Temperature was ontologically reduced to mean molecular kinetic energy, but no person expects that temperature therefore ceased to be real or became scientifically disrespectable or redundant. Visible light was ontologically reduced to electromagnetic radiation, but light did not disappear. Instead, scientists understand more about the real nature of light than they did before 1873. Light is real, no doubt; and so is temperature. Some expectations about the nature of temperature and light did change, and scientific progress does occasionally require rethinking what was believed about phenomenon. In certain instances, previously respectable states and substances sometimes did prove to be unreal. The caloric theory of heat did not survive rigorous experimental testing; caloric fluid thus proved to be unreal. Thus, a successful type identity of pain with mechanism means only that there is an explanation of pain. It is a reduction. But, scientific explanations of phenomenon do not typically make them disappear [5,6,10].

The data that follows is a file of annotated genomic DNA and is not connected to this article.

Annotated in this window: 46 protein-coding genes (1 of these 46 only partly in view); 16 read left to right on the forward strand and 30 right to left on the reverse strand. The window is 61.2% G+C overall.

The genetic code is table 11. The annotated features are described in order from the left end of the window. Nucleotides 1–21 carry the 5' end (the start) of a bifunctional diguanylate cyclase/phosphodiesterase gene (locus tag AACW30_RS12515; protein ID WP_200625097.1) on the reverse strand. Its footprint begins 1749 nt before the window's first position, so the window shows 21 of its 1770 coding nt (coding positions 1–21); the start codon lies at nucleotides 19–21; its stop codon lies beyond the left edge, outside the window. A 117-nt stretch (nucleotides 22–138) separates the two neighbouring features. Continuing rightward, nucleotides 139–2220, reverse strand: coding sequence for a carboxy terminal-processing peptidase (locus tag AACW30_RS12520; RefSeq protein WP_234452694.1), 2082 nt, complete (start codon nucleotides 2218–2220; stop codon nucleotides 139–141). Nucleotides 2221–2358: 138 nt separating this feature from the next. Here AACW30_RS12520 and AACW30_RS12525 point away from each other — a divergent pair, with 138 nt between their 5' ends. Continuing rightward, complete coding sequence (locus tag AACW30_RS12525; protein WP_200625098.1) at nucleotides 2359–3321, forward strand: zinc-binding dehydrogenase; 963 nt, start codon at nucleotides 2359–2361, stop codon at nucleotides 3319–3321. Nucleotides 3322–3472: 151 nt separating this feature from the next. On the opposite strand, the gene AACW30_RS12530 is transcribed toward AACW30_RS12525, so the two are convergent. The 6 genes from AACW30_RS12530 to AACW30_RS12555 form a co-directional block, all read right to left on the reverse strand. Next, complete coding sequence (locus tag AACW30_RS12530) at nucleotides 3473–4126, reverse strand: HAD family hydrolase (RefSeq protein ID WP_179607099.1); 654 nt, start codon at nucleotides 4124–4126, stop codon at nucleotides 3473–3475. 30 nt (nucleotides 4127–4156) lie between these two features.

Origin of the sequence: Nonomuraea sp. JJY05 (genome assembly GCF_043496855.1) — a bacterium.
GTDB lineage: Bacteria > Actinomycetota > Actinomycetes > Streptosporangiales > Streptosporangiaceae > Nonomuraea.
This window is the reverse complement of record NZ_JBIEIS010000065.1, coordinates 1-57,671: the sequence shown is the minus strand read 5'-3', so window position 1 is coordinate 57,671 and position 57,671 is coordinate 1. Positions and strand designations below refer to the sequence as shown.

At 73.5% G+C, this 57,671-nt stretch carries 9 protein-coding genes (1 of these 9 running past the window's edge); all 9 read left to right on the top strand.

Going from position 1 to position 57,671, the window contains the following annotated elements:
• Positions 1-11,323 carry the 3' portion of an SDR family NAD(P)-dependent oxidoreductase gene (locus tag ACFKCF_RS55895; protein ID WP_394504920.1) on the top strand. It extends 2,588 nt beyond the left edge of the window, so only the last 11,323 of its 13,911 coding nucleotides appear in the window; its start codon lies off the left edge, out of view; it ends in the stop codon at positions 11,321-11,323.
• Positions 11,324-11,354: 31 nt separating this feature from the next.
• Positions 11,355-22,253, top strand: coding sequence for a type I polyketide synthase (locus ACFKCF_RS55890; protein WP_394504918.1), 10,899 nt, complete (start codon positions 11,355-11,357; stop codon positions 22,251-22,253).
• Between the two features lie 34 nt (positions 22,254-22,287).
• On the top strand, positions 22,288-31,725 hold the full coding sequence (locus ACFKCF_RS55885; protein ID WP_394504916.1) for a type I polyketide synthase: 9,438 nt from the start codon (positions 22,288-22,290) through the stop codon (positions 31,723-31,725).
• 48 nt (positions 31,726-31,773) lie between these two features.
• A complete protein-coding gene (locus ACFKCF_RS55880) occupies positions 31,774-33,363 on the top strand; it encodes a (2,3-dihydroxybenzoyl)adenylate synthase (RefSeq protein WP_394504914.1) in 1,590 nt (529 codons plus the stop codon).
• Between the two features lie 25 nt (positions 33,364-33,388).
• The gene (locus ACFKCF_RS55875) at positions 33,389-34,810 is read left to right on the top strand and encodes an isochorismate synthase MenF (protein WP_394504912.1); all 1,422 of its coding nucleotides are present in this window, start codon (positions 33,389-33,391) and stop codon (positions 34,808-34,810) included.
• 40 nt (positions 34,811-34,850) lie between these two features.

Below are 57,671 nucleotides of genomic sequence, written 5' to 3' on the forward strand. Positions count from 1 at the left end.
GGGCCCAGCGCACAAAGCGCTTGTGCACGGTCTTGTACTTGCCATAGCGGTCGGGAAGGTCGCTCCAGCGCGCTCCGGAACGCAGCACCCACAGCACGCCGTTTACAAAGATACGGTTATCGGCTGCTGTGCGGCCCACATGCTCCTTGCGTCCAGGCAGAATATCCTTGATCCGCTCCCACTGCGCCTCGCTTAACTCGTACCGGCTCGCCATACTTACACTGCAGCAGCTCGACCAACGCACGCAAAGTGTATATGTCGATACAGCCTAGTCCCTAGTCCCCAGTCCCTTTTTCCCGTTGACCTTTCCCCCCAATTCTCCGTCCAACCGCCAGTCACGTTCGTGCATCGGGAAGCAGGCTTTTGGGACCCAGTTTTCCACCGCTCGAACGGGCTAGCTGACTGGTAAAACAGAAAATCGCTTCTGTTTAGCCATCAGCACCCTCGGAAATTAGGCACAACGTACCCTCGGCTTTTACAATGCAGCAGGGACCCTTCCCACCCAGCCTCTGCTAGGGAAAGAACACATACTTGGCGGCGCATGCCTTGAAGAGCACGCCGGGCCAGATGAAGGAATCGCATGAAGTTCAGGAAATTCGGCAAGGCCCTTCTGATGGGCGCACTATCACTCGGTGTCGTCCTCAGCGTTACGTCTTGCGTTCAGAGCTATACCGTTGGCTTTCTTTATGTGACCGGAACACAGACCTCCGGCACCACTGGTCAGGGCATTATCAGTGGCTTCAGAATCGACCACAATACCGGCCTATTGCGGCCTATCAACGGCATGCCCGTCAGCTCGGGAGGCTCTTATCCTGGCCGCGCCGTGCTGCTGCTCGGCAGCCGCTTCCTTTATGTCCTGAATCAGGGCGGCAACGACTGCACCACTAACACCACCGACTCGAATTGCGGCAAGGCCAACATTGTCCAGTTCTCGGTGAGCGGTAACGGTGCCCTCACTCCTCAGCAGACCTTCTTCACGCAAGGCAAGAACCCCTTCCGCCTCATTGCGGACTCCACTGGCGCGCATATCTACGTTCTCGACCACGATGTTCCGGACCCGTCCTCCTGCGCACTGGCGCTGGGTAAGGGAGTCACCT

Velmans continues his argument:
In essence then, the claim that conscious experiences are nothing more than brain states is a claim about one set of phenomena (first-person experiences of love, hate, the smell of mown grass, the colour of a sunset, etc.) being nothing more than another set of phenomena (brain states, viewed from the perspective of an external observer). Given the extensive, apparent differences between conscious experiences and brain states this is a tall order. [4,21]
By characterizing mind-brain identity theory as a ‘tall order’, Velmans is in danger of begging the question. It is possible that science will never understand how brain structures such as neurons and protein channels produce pains, emotions and thoughts. The reality of the brain may be forever closed to us. Still, that the problem of consciousness is scientifically tractable or intractable, solvable or insolvable, is impossible to tell simply by noting appearances, since problems do not rank level of difficulty on their sleeves. Why should the problem of consciousness be any different?